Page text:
[gs-devel] Ghostscript and GhostPDL 9.04 release
chris.liddell at artifex.com
Mon Aug 8 17:35:35 UTC 2011
Artifex Software, Inc. is happy to announce the release of
GPL Ghostscript 9.04 and GhostPDL 9.04.
The source packages is available here:
And from the following mirrors:
This is the fourth full release in the stable 9.x series.
This release includes fixes and solutions for a number of serious
problems from the earlier 9.x releases and so we strongly encourage
those using earlier 9.x releases to upgrade to this new version, to reap
the benefits of those fixes.
In addition, those still using Ghostscript 8.71 and earlier should begin
migration to 9.x soon since many improvements, features and fixes from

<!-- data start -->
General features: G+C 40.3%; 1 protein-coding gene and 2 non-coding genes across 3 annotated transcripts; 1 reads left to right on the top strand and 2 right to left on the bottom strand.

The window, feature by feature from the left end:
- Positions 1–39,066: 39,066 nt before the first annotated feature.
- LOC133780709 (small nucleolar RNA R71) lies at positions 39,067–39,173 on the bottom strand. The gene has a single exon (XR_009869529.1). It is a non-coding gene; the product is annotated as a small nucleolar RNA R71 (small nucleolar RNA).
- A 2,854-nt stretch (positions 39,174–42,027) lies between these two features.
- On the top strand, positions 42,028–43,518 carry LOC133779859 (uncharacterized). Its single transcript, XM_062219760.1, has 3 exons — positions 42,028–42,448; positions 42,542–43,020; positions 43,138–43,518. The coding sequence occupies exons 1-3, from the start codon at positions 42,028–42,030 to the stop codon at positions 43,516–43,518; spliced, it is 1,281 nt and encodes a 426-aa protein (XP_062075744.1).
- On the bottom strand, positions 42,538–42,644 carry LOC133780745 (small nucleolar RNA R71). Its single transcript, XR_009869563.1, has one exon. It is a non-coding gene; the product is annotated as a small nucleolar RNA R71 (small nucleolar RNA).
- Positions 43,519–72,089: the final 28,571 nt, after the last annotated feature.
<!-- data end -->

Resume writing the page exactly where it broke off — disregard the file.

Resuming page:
the 9.x versions are impractical to back-port to these legacy versions.
Highlights in this release include:
* Transition source base to git source control - not a big deal for
most users, but an important change for those develop Ghostscript and
* This release introduces flexibility for controlling color based
upon the graphic object type. In particular, it is now possible to
specify unique output ICC profiles and rendering intents for vector
graphic, image and tex portions of a document. It is also possible to
override source color specifications and use specified ICC profiles and
rendering intents for RGB and CMYK vector graphics, images and text
portions of a document. Finally, DeviceGray source colors can now easily
be specified to map either to K only or composite CMYK when the output
device supports CMYK colorants.
* New tiffscaled8 and tiffscaled24 devices. Add new tiffscaled8 and
tiffscaled24 devices, copied and modified from tiffscaled. These output